It took me a few minutes to fully grasp what Marcia Holmes recently told me. She told me that 23-year old Ashley Patrice Cheval, gunned down in a gang-related crossfire attack in South Central Los Angeles a week earlier, was her daughter.
At the time, I vaguely remembered a brief news report on the killing. But it was just another of many reports of violence in Los Angeles that I had heard in recent weeks. It rated the barest of passing note, and quickly passed from my radar.
Marcia had been an active participant in our weekly public issues roundtables for the past few years, and in that time we had become friends. The pain and loss she felt hit home with me. Ashley was a college-educated real estate professional, and Marcia's only child. In short, she was another among the growing legion of innocents that have fallen victim to senseless violence in Los Angeles and America's big cities.
Every big city has been hit hard by the violence plague. The prime victims are young Black males, but they are not the only ones. Children and young women such as Ashley have also been victims. They are not being gunned down by neo-Nazis, the Klan or the police, but by Black killers. That was the case with Ashley.
But Marcia did not call me to get sympathy or compassion, although I had plenty of that to offer. She called with a novel idea — she wanted to make a public plea for a dialogue with the killers and other gang members who have wreaked terror and mayhem in Black communities. Marcia wants justice for her daughter, but that does not mean revenge or retribution.
She wants to understand why they commit their terrible acts. But she also genuinely believes that these individuals are in pain, too, and desperately need help to turn their lives around.
Marcia has no illusion that the killers will risk arrest and imprisonment and come forth, or that a dialogue alone will do much to halt the spiraling violence. She does hope that if a dialogue can save one life then it is worth the effort. And why not try? More prisons and police have not stemmed urban violence.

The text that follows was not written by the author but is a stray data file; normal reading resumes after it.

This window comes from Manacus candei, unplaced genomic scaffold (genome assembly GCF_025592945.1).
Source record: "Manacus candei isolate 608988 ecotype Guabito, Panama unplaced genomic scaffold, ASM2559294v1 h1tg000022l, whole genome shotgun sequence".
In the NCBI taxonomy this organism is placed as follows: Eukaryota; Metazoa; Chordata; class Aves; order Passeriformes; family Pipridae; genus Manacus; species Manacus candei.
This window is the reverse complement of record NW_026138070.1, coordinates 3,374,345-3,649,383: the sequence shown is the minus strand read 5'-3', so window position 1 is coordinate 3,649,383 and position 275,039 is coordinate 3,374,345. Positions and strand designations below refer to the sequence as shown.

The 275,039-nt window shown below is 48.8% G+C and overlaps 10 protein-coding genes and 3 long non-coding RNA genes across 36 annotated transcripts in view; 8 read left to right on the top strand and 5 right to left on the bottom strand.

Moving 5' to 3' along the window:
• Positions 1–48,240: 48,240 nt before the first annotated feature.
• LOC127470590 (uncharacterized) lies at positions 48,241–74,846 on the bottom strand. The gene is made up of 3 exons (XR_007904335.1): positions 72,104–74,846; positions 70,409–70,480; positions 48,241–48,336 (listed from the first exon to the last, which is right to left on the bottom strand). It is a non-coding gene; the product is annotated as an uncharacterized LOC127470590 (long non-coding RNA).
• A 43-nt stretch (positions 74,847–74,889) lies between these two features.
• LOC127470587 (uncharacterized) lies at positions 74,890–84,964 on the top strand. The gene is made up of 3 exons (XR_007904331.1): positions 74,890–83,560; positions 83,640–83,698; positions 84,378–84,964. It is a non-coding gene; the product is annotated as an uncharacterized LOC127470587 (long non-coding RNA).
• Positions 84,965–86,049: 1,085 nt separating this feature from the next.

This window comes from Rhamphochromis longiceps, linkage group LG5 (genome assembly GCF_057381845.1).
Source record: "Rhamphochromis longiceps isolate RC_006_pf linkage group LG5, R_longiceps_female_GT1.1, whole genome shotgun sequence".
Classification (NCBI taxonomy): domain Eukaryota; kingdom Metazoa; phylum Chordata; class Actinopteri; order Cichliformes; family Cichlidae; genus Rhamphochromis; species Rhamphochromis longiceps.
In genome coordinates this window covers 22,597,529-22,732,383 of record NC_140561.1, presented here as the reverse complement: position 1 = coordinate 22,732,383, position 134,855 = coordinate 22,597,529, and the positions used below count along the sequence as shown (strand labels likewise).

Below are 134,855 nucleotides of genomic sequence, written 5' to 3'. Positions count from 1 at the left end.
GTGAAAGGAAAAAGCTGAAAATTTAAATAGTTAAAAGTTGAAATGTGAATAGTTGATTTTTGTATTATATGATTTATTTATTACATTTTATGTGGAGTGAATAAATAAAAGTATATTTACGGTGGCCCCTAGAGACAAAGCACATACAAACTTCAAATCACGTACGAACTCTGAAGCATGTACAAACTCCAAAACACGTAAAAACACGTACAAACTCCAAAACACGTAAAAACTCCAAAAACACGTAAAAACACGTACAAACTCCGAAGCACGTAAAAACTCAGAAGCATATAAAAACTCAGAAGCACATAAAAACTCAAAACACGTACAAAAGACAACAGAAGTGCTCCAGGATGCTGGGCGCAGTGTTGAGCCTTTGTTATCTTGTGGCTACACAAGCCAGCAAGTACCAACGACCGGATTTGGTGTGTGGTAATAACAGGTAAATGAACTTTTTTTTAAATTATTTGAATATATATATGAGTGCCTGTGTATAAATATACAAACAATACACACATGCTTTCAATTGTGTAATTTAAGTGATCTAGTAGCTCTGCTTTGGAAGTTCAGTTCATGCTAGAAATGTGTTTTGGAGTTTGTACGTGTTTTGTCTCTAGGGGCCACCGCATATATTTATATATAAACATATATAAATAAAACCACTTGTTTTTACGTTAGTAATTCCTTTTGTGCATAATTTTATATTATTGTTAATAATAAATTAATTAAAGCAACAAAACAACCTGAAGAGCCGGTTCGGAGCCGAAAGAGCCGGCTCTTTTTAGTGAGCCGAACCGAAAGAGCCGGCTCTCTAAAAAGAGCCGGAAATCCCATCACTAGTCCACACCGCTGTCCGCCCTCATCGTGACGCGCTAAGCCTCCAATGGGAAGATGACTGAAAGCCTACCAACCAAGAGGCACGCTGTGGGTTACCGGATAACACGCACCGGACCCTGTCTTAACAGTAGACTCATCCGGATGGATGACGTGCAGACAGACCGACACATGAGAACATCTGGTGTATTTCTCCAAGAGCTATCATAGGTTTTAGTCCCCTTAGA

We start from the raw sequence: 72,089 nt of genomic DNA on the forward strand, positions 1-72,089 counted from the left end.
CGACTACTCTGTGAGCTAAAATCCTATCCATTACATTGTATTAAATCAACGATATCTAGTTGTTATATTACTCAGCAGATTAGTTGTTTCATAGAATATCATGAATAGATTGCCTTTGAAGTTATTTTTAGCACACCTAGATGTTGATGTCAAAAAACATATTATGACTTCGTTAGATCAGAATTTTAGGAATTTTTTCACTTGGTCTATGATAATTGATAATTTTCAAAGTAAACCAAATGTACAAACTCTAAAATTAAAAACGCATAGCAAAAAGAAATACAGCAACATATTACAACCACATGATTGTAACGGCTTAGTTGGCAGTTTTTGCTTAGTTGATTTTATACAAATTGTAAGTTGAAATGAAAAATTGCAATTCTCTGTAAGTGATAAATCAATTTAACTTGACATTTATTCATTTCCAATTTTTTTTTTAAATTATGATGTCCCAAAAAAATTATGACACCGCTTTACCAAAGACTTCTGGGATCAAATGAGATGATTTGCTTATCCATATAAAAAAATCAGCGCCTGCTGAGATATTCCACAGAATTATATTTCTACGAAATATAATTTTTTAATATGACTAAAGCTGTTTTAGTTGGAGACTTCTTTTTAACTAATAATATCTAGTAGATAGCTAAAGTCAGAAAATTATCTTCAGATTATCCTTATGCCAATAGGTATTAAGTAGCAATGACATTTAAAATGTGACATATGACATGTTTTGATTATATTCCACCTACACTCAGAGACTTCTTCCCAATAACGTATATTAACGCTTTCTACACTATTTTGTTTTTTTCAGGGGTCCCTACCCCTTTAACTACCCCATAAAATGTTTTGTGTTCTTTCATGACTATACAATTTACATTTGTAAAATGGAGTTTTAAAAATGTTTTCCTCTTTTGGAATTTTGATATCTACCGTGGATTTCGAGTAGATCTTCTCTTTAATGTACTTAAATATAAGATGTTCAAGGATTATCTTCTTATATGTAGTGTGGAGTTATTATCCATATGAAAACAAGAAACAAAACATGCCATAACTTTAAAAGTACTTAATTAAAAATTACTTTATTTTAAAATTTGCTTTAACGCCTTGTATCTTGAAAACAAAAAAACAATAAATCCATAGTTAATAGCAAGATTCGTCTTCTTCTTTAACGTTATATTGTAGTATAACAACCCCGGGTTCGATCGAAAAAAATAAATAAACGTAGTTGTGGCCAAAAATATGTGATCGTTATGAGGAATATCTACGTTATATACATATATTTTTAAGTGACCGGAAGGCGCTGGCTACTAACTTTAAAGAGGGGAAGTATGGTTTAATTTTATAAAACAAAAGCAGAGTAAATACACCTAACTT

The answer to the problem of why so many young Black men slaughter each other must begin with this understanding: They are not by nature violent or crime prone. They are not killing each other simply because they are poor and oppressed.
The twisted psychological forces that turn Black aggression inward are not due to personality flaws or a racial aberration, but more likely are a warped response to blocked opportunities, powerlessness and alienation.
Many actual or wanna-be gang members feel that no one cares whether they live or die. Their belief that their lives are devalued fosters disrespect for the law and forces them to internalize anger and displace aggression onto others.
Marcia's plea for a dialogue with her daughter's killers and others who terrorize Black communities is not simply a mother's effort to forge healing and reconciliation out of her personal tragedy. It's a sincere effort to bring a small measure of peace to communities torn by violence.
It's an urgent plea of hope. It's a plea that screams out for a response. To contribute to Marcia's effort, send a donation to the Ashley Cheval Memorial Fund, P.O. Box 91522, Culver City, CA 91522.
Earl Ofari Hutchinson is a columnist for www.blacknews.com.